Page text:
• This doctrine of Mediators, of Messiahs, of Christs and of Avatars can be found running like a golden thread through all the world faiths and Scriptures and, relating these world Scriptures to some central source of emanation, they are found in rich abundance everywhere. Even the human soul is regarded as an intermediary between man and God; Christ is believed by countless millions to act as the divine mediator between humanity and divinity.
  • An Avatar is one Who has a peculiar capacity (besides a self-initiated task and a pre-ordained destiny) to transmit energy or divine power. This is necessarily a deep mystery and was demonstrated in a peculiar manner and in relation to cosmic energy by the Christ Who—for the first time in planetary history, as far as we know—transmitted the divine energy of love directly to our planet and in a most definite sense to humanity.
  • Always too these Avatars or divine Messengers are linked with the concept of some subjective spiritual Order or Hierarchy of spiritual Lives, Who are concerned with the developing welfare of humanity. All we really know is that, down the ages, great and divine Representatives of God embody divine purpose, and affect the entire world in such a manner that Their names and Their influence are known and felt thousands of years after They no longer walk among men. Again and again, They have come and have left a changed world and some new world religion behind Them; we know also that prophecy and faith have ever held out to mankind the promise of Their coming again amongst us in an hour of need. These statements are statements of fact, historically proven. Beyond this we know relatively few details.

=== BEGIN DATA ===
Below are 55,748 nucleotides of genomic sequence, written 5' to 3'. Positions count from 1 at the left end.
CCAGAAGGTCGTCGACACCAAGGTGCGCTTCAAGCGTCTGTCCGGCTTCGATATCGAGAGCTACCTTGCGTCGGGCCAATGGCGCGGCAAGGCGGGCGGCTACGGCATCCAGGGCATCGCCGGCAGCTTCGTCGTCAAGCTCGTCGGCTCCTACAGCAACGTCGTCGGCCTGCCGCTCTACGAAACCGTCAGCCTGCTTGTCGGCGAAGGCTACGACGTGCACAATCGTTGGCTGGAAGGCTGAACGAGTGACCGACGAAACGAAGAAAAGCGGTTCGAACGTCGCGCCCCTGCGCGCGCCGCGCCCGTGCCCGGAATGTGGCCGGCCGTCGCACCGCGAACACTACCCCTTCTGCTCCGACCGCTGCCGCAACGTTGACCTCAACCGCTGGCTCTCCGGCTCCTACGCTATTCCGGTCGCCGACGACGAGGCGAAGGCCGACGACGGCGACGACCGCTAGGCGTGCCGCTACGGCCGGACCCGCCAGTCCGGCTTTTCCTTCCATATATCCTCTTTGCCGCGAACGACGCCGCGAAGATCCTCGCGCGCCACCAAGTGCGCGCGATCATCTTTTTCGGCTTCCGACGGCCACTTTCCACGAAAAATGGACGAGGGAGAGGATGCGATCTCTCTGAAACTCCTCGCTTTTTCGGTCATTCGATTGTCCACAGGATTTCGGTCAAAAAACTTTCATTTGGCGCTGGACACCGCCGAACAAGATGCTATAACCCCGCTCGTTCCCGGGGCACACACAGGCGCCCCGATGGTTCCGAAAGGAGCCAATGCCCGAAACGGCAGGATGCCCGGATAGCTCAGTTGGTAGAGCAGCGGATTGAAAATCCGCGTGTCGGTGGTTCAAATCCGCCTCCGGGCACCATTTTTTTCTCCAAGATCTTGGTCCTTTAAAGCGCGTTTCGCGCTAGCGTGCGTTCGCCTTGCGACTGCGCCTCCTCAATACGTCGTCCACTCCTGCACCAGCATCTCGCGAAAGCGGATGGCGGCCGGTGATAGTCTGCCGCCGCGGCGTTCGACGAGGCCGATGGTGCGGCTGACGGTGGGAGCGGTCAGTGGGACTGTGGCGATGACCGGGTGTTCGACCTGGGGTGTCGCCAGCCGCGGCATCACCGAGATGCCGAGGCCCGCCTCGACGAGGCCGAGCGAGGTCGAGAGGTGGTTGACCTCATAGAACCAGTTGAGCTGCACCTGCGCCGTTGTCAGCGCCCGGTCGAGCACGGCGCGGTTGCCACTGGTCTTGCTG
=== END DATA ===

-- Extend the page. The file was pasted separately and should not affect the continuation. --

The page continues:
• To sum up, therefore: the doctrine of Avatars is paralleled by the doctrine of the continuity of revelation. Ever down the ages, and at every great human crisis, always in the hours of necessity, at the founding of a new race, or in the awakening of a prepared humanity to a new and wider vision, the Heart of God—impelled by the Law of Compassion—sends forth a Teacher, a world Saviour, an Illuminator, an Avatar, a transmitting Intermediary, a Christ. He gives the message which will heal, which will indicate the next step to be taken by the race of men, which will illumine a dark world problem and give to man an expression of some hitherto unrealised aspect of divinity. Upon this fact of the continuity of revelation and upon the sequence of this progressive manifestation of the divine Nature, is based the doctrine of Avatars, divine Messengers, divine Appearances and Saviours. To Them all, history unmistakenly testifies.